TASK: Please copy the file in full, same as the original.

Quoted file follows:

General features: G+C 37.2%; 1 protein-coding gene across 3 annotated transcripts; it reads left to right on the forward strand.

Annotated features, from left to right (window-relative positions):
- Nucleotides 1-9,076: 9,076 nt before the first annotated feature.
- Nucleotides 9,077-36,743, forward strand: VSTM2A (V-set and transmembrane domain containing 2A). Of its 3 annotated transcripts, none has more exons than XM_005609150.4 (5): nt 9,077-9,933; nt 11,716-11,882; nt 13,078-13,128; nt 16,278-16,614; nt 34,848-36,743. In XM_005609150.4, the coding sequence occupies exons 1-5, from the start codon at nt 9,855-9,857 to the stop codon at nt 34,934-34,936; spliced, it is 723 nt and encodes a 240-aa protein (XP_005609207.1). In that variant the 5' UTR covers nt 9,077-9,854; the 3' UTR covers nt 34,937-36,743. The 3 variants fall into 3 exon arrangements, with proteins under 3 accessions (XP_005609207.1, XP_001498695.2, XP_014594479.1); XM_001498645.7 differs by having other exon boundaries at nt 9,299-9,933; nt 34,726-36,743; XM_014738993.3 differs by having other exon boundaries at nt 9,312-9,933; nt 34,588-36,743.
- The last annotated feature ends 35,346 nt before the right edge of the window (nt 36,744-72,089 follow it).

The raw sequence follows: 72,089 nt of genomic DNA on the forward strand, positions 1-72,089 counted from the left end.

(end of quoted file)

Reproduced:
General features: G+C 37.2%; 1 protein-coding gene across 3 annotated transcripts; it reads left to right on the forward strand.

Annotated features, from left to right (window-relative positions):
- Nucleotides 1-9,076: 9,076 nt before the first annotated feature.
- Nucleotides 9,077-36,743, forward strand: VSTM2A (V-set and transmembrane domain containing 2A). Of its 3 annotated transcripts, none has more exons than XM_005609150.4 (5): nt 9,077-9,933; nt 11,716-11,882; nt 13,078-13,128; nt 16,278-16,614; nt 34,848-36,743. In XM_005609150.4, the coding sequence occupies exons 1-5, from the start codon at nt 9,855-9,857 to the stop codon at nt 34,934-34,936; spliced, it is 723 nt and encodes a 240-aa protein (XP_005609207.1). In that variant the 5' UTR covers nt 9,077-9,854; the 3' UTR covers nt 34,937-36,743. The 3 variants fall into 3 exon arrangements, with proteins under 3 accessions (XP_005609207.1, XP_001498695.2, XP_014594479.1); XM_001498645.7 differs by having other exon boundaries at nt 9,299-9,933; nt 34,726-36,743; XM_014738993.3 differs by having other exon boundaries at nt 9,312-9,933; nt 34,588-36,743.
- The last annotated feature ends 35,346 nt before the right edge of the window (nt 36,744-72,089 follow it).

The raw sequence follows: 72,089 nt of genomic DNA on the forward strand, positions 1-72,089 counted from the left end.